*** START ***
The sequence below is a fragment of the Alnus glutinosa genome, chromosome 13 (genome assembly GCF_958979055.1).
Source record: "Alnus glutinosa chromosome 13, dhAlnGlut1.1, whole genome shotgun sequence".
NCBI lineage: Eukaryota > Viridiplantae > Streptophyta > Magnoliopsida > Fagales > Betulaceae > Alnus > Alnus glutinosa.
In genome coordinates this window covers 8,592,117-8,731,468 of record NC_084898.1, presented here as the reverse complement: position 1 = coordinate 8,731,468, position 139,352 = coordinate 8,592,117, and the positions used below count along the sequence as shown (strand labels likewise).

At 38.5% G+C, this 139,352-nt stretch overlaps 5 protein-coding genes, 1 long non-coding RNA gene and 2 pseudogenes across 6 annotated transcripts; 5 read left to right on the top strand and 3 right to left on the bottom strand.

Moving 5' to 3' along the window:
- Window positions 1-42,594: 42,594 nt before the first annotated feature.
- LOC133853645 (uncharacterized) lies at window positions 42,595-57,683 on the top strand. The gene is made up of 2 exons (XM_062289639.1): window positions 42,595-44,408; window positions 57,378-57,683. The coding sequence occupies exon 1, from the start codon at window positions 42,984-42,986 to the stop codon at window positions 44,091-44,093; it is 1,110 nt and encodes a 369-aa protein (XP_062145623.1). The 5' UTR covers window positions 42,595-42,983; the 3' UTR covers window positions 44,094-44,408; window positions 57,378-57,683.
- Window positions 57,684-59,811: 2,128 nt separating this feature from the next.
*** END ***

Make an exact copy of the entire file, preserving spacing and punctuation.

The sequence below is a fragment of the Alnus glutinosa genome, chromosome 13 (genome assembly GCF_958979055.1).
Source record: "Alnus glutinosa chromosome 13, dhAlnGlut1.1, whole genome shotgun sequence".
NCBI lineage: Eukaryota > Viridiplantae > Streptophyta > Magnoliopsida > Fagales > Betulaceae > Alnus > Alnus glutinosa.
In genome coordinates this window covers 8,592,117-8,731,468 of record NC_084898.1, presented here as the reverse complement: position 1 = coordinate 8,731,468, position 139,352 = coordinate 8,592,117, and the positions used below count along the sequence as shown (strand labels likewise).

At 38.5% G+C, this 139,352-nt stretch overlaps 5 protein-coding genes, 1 long non-coding RNA gene and 2 pseudogenes across 6 annotated transcripts; 5 read left to right on the top strand and 3 right to left on the bottom strand.

Moving 5' to 3' along the window:
- Window positions 1-42,594: 42,594 nt before the first annotated feature.
- LOC133853645 (uncharacterized) lies at window positions 42,595-57,683 on the top strand. The gene is made up of 2 exons (XM_062289639.1): window positions 42,595-44,408; window positions 57,378-57,683. The coding sequence occupies exon 1, from the start codon at window positions 42,984-42,986 to the stop codon at window positions 44,091-44,093; it is 1,110 nt and encodes a 369-aa protein (XP_062145623.1). The 5' UTR covers window positions 42,595-42,983; the 3' UTR covers window positions 44,094-44,408; window positions 57,378-57,683.
- Window positions 57,684-59,811: 2,128 nt separating this feature from the next.